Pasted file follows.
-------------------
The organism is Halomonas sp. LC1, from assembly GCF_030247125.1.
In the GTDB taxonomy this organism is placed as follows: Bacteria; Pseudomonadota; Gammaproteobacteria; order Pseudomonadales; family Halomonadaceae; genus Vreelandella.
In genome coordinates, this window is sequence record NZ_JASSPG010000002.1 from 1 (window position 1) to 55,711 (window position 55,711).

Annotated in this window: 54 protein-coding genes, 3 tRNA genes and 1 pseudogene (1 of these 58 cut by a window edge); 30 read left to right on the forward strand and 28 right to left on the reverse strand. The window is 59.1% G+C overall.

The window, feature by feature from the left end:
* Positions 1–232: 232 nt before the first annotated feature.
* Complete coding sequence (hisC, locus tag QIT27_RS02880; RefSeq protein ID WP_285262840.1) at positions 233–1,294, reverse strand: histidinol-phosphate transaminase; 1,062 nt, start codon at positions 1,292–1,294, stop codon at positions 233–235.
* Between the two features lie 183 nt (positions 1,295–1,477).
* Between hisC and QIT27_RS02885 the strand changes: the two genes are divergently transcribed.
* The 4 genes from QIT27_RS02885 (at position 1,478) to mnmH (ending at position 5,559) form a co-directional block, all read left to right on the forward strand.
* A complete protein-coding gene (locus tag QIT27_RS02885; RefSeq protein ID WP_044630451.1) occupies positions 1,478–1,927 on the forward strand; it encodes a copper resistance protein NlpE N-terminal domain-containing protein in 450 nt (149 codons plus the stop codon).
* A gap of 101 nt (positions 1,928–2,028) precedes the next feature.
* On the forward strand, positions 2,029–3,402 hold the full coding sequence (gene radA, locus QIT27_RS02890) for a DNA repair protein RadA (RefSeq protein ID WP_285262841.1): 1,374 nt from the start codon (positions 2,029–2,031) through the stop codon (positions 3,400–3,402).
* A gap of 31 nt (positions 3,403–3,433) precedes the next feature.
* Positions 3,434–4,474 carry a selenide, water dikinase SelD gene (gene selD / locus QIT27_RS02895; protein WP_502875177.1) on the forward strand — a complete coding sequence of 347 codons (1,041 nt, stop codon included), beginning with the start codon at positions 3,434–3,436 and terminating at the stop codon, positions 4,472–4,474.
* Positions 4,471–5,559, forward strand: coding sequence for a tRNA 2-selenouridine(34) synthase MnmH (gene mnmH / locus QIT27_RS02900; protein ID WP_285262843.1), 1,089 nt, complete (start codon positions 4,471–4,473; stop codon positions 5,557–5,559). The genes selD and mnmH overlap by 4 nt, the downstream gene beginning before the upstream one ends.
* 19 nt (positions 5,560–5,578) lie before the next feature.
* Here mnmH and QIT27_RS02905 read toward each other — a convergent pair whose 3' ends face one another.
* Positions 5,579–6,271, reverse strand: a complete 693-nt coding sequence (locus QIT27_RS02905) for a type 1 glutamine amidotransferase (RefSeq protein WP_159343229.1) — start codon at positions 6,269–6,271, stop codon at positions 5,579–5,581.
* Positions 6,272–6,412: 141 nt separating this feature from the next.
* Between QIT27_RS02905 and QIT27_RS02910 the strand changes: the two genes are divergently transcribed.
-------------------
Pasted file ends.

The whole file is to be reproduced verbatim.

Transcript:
The organism is Halomonas sp. LC1, from assembly GCF_030247125.1.
In the GTDB taxonomy this organism is placed as follows: Bacteria; Pseudomonadota; Gammaproteobacteria; order Pseudomonadales; family Halomonadaceae; genus Vreelandella.
In genome coordinates, this window is sequence record NZ_JASSPG010000002.1 from 1 (window position 1) to 55,711 (window position 55,711).

Annotated in this window: 54 protein-coding genes, 3 tRNA genes and 1 pseudogene (1 of these 58 cut by a window edge); 30 read left to right on the forward strand and 28 right to left on the reverse strand. The window is 59.1% G+C overall.

The window, feature by feature from the left end:
* Positions 1–232: 232 nt before the first annotated feature.
* Complete coding sequence (hisC, locus tag QIT27_RS02880; RefSeq protein ID WP_285262840.1) at positions 233–1,294, reverse strand: histidinol-phosphate transaminase; 1,062 nt, start codon at positions 1,292–1,294, stop codon at positions 233–235.
* Between the two features lie 183 nt (positions 1,295–1,477).
* Between hisC and QIT27_RS02885 the strand changes: the two genes are divergently transcribed.
* The 4 genes from QIT27_RS02885 (at position 1,478) to mnmH (ending at position 5,559) form a co-directional block, all read left to right on the forward strand.
* A complete protein-coding gene (locus tag QIT27_RS02885; RefSeq protein ID WP_044630451.1) occupies positions 1,478–1,927 on the forward strand; it encodes a copper resistance protein NlpE N-terminal domain-containing protein in 450 nt (149 codons plus the stop codon).
* A gap of 101 nt (positions 1,928–2,028) precedes the next feature.
* On the forward strand, positions 2,029–3,402 hold the full coding sequence (gene radA, locus QIT27_RS02890) for a DNA repair protein RadA (RefSeq protein ID WP_285262841.1): 1,374 nt from the start codon (positions 2,029–2,031) through the stop codon (positions 3,400–3,402).
* A gap of 31 nt (positions 3,403–3,433) precedes the next feature.
* Positions 3,434–4,474 carry a selenide, water dikinase SelD gene (gene selD / locus QIT27_RS02895; protein WP_502875177.1) on the forward strand — a complete coding sequence of 347 codons (1,041 nt, stop codon included), beginning with the start codon at positions 3,434–3,436 and terminating at the stop codon, positions 4,472–4,474.
* Positions 4,471–5,559, forward strand: coding sequence for a tRNA 2-selenouridine(34) synthase MnmH (gene mnmH / locus QIT27_RS02900; protein ID WP_285262843.1), 1,089 nt, complete (start codon positions 4,471–4,473; stop codon positions 5,557–5,559). The genes selD and mnmH overlap by 4 nt, the downstream gene beginning before the upstream one ends.
* 19 nt (positions 5,560–5,578) lie before the next feature.
* Here mnmH and QIT27_RS02905 read toward each other — a convergent pair whose 3' ends face one another.
* Positions 5,579–6,271, reverse strand: a complete 693-nt coding sequence (locus QIT27_RS02905) for a type 1 glutamine amidotransferase (RefSeq protein WP_159343229.1) — start codon at positions 6,269–6,271, stop codon at positions 5,579–5,581.
* Positions 6,272–6,412: 141 nt separating this feature from the next.
* Between QIT27_RS02905 and QIT27_RS02910 the strand changes: the two genes are divergently transcribed.